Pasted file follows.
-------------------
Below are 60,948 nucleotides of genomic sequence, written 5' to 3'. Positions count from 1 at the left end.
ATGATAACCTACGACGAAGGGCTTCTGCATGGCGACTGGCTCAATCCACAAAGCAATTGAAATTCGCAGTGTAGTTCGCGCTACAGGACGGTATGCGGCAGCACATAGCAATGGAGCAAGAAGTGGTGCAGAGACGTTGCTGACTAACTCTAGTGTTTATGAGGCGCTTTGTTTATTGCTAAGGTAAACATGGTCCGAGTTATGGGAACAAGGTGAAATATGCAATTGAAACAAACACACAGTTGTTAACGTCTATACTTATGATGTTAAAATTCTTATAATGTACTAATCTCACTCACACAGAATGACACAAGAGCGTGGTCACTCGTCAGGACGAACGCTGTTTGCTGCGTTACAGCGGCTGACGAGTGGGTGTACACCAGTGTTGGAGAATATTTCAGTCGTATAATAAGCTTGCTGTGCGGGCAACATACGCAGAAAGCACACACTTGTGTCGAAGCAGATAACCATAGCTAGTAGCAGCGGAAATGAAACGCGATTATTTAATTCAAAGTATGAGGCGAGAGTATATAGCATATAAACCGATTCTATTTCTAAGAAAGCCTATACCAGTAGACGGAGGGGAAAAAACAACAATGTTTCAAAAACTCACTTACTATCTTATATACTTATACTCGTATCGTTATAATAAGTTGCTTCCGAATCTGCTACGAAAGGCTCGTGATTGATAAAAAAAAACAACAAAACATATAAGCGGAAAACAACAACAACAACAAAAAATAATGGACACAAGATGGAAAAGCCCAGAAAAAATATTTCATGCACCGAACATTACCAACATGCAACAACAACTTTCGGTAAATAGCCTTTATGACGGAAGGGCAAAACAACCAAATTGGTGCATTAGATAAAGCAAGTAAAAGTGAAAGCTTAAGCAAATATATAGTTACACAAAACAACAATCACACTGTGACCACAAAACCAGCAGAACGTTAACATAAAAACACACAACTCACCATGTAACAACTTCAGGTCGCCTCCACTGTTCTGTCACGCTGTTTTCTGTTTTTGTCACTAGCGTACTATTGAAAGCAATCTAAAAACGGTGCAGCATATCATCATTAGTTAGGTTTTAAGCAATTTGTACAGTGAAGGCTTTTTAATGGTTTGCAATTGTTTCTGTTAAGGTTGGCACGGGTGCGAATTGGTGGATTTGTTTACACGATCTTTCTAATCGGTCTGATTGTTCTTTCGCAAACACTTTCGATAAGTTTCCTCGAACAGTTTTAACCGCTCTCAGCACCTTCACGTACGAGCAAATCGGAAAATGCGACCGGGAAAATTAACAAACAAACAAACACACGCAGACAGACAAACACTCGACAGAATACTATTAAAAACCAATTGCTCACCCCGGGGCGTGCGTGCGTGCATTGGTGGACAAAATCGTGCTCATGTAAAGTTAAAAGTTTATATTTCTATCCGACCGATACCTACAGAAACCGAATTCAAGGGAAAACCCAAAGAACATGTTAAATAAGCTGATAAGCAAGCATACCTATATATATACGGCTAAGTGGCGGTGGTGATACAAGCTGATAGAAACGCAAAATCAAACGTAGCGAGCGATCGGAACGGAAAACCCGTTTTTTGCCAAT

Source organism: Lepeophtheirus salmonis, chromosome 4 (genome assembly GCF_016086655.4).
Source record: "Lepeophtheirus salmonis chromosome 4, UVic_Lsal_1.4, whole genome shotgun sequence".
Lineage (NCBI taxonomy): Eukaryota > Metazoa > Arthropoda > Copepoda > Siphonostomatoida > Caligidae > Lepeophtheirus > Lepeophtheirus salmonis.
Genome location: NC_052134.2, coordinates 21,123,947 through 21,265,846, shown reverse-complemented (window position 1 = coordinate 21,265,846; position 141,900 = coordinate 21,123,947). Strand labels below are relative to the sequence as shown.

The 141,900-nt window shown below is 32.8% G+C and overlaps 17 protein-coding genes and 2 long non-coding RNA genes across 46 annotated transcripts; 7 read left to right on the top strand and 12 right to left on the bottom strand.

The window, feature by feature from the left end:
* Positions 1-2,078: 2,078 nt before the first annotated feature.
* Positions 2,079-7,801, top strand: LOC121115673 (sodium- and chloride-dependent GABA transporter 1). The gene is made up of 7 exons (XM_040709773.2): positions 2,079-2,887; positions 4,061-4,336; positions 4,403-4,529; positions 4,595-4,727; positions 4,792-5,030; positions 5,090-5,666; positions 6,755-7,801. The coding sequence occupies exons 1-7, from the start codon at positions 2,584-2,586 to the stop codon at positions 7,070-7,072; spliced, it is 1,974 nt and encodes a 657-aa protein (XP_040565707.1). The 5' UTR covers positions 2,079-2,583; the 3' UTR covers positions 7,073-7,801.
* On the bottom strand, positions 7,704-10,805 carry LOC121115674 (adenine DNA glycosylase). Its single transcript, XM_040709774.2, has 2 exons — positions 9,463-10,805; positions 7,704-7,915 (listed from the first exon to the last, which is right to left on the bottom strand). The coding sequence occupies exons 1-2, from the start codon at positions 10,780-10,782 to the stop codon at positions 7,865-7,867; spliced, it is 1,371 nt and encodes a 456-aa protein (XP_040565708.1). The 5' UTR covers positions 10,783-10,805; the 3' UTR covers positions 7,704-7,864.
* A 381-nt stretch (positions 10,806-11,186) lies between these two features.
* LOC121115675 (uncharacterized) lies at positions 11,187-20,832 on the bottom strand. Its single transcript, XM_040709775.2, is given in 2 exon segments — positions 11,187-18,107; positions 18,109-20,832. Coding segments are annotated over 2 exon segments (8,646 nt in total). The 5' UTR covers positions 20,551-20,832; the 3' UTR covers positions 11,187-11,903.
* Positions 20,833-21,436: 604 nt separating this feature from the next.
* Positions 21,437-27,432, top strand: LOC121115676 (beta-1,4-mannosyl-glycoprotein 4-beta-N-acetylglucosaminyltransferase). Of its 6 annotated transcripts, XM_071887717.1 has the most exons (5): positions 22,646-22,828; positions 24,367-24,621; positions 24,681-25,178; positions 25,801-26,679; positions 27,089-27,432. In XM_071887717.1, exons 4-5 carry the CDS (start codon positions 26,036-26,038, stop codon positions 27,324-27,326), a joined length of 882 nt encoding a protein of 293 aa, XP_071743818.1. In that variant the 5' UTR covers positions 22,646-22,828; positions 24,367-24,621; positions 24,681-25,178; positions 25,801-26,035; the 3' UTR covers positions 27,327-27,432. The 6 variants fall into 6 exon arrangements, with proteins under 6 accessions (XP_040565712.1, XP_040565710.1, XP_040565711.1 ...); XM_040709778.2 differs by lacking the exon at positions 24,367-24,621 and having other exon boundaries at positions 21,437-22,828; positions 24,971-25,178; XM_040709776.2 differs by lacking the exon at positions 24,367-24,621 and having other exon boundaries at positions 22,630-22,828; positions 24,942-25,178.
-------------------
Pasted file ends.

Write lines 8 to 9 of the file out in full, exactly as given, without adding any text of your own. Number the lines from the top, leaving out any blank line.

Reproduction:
The window, feature by feature from the left end:
* Positions 1-2,078: 2,078 nt before the first annotated feature.